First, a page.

Scheme: Jeena, a project for Asian women that examines the impact that sexual health issues can have on mental health
Funding: £25,000 from Lloyds TSB Foundation for England and Wales to develop the second phase of the project (first phase funded by government)
Objectives: To help community organisations set up and provide their own sexual health information service for clients
Many people still believe the FPA runs family planning clinics. This role was actually taken over by the NHS in 1974, and the charity has since concentrated on providing high-quality information and services on sexual health.
The charity runs a range of projects targeting specific groups within the UK. One of these, called 'Jeena', which means 'living' in Hindi, examines the relationship between sexuality, sexual health and self-harm among young Asian women, mainly between the ages of 16 and 24. The project aims to increase awareness and understanding within this group of the social, cultural, religious and other issues faced by the women.
Beginning in October 2001, the first phase of the project ran focus groups with women originally from India, Pakistan and Bangladesh to discover the kind of information and services they needed on sexual health. Research was conducted in Birmingham, Derby and London. Topics discussed included pre-marital sex, contraception, unplanned pregnancy, abortion and self-harm, as well as the concepts of izzat (honour) and sharam (shame).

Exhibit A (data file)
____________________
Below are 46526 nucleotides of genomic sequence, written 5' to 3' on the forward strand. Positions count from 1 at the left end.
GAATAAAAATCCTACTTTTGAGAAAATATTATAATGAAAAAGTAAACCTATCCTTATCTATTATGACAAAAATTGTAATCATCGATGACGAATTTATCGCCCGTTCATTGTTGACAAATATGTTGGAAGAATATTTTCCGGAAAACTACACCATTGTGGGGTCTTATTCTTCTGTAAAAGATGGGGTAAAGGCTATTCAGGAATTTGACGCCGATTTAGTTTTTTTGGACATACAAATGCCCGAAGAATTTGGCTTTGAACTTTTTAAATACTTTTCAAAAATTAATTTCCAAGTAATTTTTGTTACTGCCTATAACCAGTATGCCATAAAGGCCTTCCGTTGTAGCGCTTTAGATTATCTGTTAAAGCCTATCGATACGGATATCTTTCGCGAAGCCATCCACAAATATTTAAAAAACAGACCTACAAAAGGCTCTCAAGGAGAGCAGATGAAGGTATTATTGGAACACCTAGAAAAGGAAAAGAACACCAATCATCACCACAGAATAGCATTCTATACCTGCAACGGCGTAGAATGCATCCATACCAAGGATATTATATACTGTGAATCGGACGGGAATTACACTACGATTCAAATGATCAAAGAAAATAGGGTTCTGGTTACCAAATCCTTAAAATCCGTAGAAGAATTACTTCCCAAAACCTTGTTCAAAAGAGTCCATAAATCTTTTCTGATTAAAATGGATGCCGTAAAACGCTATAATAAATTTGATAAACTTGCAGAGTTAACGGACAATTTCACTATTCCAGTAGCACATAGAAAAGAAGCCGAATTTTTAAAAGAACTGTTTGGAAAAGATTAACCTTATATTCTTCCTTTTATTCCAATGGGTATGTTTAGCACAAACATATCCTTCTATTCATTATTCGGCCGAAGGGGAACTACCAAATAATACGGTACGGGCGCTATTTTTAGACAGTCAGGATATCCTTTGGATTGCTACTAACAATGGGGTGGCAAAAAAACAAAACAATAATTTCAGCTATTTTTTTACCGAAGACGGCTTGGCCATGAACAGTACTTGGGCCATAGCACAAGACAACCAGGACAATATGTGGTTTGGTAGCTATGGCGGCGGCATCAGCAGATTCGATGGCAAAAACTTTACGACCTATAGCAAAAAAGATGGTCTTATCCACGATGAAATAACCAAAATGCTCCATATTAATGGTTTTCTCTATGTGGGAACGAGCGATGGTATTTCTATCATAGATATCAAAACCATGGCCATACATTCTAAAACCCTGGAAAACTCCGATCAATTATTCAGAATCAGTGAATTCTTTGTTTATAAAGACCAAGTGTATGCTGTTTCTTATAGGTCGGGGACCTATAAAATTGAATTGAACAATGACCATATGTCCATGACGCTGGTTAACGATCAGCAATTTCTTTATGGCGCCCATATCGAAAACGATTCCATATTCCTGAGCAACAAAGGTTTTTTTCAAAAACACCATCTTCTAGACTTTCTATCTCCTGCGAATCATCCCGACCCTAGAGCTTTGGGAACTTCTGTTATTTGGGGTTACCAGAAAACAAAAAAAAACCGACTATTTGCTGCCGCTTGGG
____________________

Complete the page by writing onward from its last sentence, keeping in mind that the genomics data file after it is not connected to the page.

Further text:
Based on these sessions, a leaflet was produced explaining cervical smears, the pill and sexually transmitted infections.
Fatheena Mubarak, project officer, says: "There's a huge lack of awareness about sexual health among Asian women. Some women in the groups had attempted self-harm or suicide because of sexual abuse, forced marriage or their sexuality.
They need more support from their families and professionals so they can discuss their problems on sexuality and sexual health issues."
The £25,000 Lloyds TSB Foundation funding has enabled the next phase of the project to begin. The FPA will work in partnership with Asian women's groups to provide free information sessions, and to train group workers to continue the project on their own.
The objective is to provide accurate information about contraception and sexual health services in the UK and offer guidance to women on where they can go to address individual sexual health needs.
The charity aims to meet a minimum of 80 Asian women regularly and to develop the sexual health skills and increase the knowledge of at least six workers within the partner organisations. These include the Jagonari Centre, the Ashiana Project and the Soho Family Centre, based in London's Tower Hamlets, Waltham Forest and Westminster.